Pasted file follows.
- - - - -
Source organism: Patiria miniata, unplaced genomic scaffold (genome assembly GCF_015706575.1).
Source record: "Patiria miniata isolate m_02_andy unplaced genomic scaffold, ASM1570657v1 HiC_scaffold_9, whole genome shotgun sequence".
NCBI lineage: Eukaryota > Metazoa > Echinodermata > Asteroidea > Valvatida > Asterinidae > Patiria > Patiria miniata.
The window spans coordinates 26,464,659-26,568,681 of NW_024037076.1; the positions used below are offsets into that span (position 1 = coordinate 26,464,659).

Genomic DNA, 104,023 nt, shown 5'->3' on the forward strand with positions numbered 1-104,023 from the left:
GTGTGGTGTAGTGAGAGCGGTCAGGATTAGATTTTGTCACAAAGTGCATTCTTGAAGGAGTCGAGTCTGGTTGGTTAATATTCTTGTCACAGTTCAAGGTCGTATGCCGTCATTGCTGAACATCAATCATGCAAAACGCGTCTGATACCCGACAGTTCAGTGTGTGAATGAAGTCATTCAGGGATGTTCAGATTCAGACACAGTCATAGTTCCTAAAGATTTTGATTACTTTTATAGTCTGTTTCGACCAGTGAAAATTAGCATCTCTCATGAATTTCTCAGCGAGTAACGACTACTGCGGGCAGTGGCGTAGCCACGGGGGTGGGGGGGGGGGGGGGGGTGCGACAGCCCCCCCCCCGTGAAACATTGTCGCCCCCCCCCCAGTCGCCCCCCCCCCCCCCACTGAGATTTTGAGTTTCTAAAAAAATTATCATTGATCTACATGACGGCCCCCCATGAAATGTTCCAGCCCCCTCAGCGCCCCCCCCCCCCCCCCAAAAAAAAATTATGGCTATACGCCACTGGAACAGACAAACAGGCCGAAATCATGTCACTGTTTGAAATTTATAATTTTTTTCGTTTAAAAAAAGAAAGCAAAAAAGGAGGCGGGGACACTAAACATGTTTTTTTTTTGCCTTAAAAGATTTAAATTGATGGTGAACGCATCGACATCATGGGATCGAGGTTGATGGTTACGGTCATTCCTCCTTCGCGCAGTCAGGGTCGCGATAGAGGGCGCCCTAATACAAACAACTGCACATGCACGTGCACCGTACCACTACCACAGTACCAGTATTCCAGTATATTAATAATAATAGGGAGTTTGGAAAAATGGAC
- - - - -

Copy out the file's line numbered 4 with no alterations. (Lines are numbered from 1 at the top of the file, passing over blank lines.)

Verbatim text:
The window spans coordinates 26,464,659-26,568,681 of NW_024037076.1; the positions used below are offsets into that span (position 1 = coordinate 26,464,659).